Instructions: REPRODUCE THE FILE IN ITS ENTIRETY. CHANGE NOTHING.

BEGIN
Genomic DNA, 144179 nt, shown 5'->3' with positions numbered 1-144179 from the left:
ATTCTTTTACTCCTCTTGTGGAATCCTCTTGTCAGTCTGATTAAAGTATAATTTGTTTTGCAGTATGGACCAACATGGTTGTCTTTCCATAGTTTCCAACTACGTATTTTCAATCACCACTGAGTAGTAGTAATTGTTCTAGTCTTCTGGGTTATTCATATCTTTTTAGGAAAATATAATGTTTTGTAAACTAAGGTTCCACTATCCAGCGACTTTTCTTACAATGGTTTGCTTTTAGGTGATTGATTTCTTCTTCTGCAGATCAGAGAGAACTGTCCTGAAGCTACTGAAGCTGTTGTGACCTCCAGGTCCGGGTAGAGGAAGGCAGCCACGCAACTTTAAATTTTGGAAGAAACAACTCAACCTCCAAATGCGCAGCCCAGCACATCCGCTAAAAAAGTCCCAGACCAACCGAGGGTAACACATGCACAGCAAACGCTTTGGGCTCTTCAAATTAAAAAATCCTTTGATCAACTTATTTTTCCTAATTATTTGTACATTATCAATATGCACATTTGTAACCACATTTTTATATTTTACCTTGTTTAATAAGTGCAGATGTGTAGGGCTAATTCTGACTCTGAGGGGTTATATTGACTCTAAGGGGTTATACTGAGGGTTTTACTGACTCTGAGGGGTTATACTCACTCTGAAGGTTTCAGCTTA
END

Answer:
Genomic DNA, 144179 nt, shown 5'->3' with positions numbered 1-144179 from the left:
ATTCTTTTACTCCTCTTGTGGAATCCTCTTGTCAGTCTGATTAAAGTATAATTTGTTTTGCAGTATGGACCAACATGGTTGTCTTTCCATAGTTTCCAACTACGTATTTTCAATCACCACTGAGTAGTAGTAATTGTTCTAGTCTTCTGGGTTATTCATATCTTTTTAGGAAAATATAATGTTTTGTAAACTAAGGTTCCACTATCCAGCGACTTTTCTTACAATGGTTTGCTTTTAGGTGATTGATTTCTTCTTCTGCAGATCAGAGAGAACTGTCCTGAAGCTACTGAAGCTGTTGTGACCTCCAGGTCCGGGTAGAGGAAGGCAGCCACGCAACTTTAAATTTTGGAAGAAACAACTCAACCTCCAAATGCGCAGCCCAGCACATCCGCTAAAAAAGTCCCAGACCAACCGAGGGTAACACATGCACAGCAAACGCTTTGGGCTCTTCAAATTAAAAAATCCTTTGATCAACTTATTTTTCCTAATTATTTGTACATTATCAATATGCACATTTGTAACCACATTTTTATATTTTACCTTGTTTAATAAGTGCAGATGTGTAGGGCTAATTCTGACTCTGAGGGGTTATATTGACTCTAAGGGGTTATACTGAGGGTTTTACTGACTCTGAGGGGTTATACTCACTCTGAAGGTTTCAGCTTA